GameStop, Polium One Show Once Again How NFTs In Games Are a ‘Nightmare’Image via Polium Tech Features NFTs
It’s been a bad week and change for those still trying to forge a relationship between videogames, NFTs and the crypto world. Despite vocal outcry from developers and fans that don’t want these digital markets anywhere near the gaming sector, there are still a select few that want to force integration via a number of different tactics ranging from laughably lazy to nefarious desperation.
First there was the announcement of the Polium One, a Web3 videogame console that first drew attention for its logo, which totally didn’t look like a flipped and slightly altered Nintendo Gamecube logo. The console drew chuckles for its tech specifications as well, promising both 4K and 8K video, raytracing and Apple’s proprietary fingerprint scan tech Touch ID in a console that was barely larger than its knockoff DualSense controller.
All of those issues were cleaned up a bit in recent days. Polium revealed a new logo that looks like some generic vector art and cleaned up its specs list, including removing mentions of Touch ID. But that clearly isn’t enough to garner faith in the console outside of NFT and crypto devotees who continue to champion the play-to-earn style titles that Web3 gaming promotes.
The major titles Polium touts as draws for the console are Axie Infinity, a game whose internal market crashed earlier this year and is susceptible to theft, and Bored Ape Yacht Club’s Otherside, which hasn’t shared any real details about the game since clogging up the Ethereum blockchain to the tune of $123 million in gas fees.
Things got even more concerning when a Reddit user discovered that the Polium One console and controller concept images bore a heavy resemblance to a failed South Korean console called the Behance Oasis. That, coupled with a laughably vague roadmap and everything else known about the console, send the scam needle flying. It hits max when you realize that the company is planning to offer pre-orders via a, you guessed it, NFT drop, though it claims it won’t open up preorders until it has a prototype built.
The Polium red flags fed into a stealthy anti-NFT in videogames talk presented by Chroma Squad developer Mark Venturelli at Brazil’s International Games Festival. Venturelli switched from his announced “The Future of Game Design” presentation to a slideshow called “Why NFTs are a nightmare” onstage, delving into the predatory practices of the NFT and crypto space among other major concerns about their implementation in games and beyond. The fact that the conference was sponsored by several NFT and blockchain companies who Venturelli said were trying to “buy their relevance, because they have no actual influence over the future of our industry.”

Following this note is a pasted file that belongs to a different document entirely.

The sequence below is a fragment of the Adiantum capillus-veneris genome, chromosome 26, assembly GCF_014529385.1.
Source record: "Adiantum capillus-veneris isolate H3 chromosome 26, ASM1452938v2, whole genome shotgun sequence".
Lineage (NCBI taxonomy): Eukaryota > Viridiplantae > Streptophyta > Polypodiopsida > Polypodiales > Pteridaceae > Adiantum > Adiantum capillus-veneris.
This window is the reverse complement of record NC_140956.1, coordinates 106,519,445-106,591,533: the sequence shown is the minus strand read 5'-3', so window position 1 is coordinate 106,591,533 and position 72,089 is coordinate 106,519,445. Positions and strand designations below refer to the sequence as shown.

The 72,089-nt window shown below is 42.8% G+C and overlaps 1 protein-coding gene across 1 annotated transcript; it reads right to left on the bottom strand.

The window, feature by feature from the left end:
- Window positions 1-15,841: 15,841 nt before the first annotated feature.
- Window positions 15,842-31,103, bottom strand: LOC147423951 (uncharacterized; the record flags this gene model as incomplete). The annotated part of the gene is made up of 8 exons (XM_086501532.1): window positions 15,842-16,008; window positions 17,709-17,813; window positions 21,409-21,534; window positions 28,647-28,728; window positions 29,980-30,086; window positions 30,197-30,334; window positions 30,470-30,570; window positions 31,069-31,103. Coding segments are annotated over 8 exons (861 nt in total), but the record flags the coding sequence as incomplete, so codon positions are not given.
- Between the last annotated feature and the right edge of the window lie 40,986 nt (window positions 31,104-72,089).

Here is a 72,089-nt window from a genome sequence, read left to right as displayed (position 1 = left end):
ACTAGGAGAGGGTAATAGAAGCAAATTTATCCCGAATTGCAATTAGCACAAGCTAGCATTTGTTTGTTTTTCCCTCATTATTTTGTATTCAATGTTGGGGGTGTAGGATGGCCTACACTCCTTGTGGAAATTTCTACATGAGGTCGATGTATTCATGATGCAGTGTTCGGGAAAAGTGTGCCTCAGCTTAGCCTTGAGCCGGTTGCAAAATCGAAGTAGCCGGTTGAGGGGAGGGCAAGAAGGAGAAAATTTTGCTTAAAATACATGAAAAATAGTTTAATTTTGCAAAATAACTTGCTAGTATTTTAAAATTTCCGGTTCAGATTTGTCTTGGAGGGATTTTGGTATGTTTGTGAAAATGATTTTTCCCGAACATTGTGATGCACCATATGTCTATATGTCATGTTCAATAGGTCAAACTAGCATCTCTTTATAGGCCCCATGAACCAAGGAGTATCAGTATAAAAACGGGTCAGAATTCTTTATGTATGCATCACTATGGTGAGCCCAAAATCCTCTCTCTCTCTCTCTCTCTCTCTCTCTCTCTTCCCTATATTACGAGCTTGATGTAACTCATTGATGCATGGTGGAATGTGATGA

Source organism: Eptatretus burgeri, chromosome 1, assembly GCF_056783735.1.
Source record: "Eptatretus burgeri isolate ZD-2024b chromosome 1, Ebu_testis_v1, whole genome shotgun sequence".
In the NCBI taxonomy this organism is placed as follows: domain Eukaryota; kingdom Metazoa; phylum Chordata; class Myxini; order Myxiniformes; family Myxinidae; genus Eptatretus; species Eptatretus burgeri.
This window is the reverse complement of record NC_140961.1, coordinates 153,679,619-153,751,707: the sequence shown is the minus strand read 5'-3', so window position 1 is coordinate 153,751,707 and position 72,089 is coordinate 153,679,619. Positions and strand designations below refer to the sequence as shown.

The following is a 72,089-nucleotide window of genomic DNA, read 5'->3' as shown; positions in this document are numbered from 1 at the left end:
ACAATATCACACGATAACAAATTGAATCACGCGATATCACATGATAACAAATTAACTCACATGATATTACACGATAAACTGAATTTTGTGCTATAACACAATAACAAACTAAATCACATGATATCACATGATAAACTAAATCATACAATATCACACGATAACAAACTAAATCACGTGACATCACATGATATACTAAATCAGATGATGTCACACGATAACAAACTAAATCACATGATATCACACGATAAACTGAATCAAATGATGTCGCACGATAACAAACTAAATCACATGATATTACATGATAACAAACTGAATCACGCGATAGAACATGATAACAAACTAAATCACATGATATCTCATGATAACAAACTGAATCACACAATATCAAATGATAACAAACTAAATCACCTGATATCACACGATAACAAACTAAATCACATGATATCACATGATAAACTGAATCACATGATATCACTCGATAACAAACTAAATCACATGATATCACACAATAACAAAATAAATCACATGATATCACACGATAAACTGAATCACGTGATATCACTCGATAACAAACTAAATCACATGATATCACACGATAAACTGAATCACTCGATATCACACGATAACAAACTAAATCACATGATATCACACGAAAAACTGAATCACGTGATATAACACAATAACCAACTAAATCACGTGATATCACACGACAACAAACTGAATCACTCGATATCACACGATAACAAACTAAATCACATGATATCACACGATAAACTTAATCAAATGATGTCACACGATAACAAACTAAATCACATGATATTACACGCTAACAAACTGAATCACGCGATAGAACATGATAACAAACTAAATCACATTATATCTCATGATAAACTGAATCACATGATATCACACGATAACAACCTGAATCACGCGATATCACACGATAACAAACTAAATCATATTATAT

“If you just give them this space uncontested, you’re just giving them exactly what they want, and buying their narrative that they’re relevant,” he told PC Gamer.
Venturelli’s words received added weight when GameStop officially launched its NFT marketplace days after announcing massive layoffs, including key Game Informer staff and the company’s CFO. The shift hedges much of GameStop’s future on its blockchain endeavor despite NFT and crypto markets continuing to crash — the very “bought relevance” referenced by Venturelli.
No matter how much the videogame world keeps telling NFTs and crypto to stay away, people still want to leave the door cracked enough for the exploitation and gas-filled promises from Web3 evangelists to enter. Short-sighted goals and the desire to make a market that is facing mass rejection seem like a good idea are having tangible effects on people, and, much like the NFT space itself, the only people who stand to benefit are those in power, such as GameStop CEO Matt Furlong.
“GameStop of the future has a unique opportunity to anticipate and meet an expanding range of customer demands and merging interest across our stores, web properties and the virtual world,” Furlong said in a staff email.
Some people just want to believe in the nightmare.